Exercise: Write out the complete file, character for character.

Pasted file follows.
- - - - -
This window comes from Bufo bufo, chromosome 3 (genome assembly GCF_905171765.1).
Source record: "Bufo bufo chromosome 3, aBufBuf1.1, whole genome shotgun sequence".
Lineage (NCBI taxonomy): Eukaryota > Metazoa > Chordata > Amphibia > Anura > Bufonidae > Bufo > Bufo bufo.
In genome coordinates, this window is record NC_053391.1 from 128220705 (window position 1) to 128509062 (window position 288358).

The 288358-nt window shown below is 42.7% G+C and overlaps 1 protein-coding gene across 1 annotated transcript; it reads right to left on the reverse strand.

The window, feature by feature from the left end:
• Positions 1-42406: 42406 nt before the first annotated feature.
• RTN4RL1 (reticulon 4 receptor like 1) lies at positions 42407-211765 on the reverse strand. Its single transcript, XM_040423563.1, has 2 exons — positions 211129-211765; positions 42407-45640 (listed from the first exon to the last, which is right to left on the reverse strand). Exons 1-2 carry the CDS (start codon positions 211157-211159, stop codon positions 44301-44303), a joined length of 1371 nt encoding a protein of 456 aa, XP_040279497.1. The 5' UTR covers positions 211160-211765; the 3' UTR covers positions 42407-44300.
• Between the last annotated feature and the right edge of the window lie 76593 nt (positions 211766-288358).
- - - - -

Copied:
This window comes from Bufo bufo, chromosome 3 (genome assembly GCF_905171765.1).
Source record: "Bufo bufo chromosome 3, aBufBuf1.1, whole genome shotgun sequence".
Lineage (NCBI taxonomy): Eukaryota > Metazoa > Chordata > Amphibia > Anura > Bufonidae > Bufo > Bufo bufo.
In genome coordinates, this window is record NC_053391.1 from 128220705 (window position 1) to 128509062 (window position 288358).

The 288358-nt window shown below is 42.7% G+C and overlaps 1 protein-coding gene across 1 annotated transcript; it reads right to left on the reverse strand.

The window, feature by feature from the left end:
• Positions 1-42406: 42406 nt before the first annotated feature.
• RTN4RL1 (reticulon 4 receptor like 1) lies at positions 42407-211765 on the reverse strand. Its single transcript, XM_040423563.1, has 2 exons — positions 211129-211765; positions 42407-45640 (listed from the first exon to the last, which is right to left on the reverse strand). Exons 1-2 carry the CDS (start codon positions 211157-211159, stop codon positions 44301-44303), a joined length of 1371 nt encoding a protein of 456 aa, XP_040279497.1. The 5' UTR covers positions 211160-211765; the 3' UTR covers positions 42407-44300.
• Between the last annotated feature and the right edge of the window lie 76593 nt (positions 211766-288358).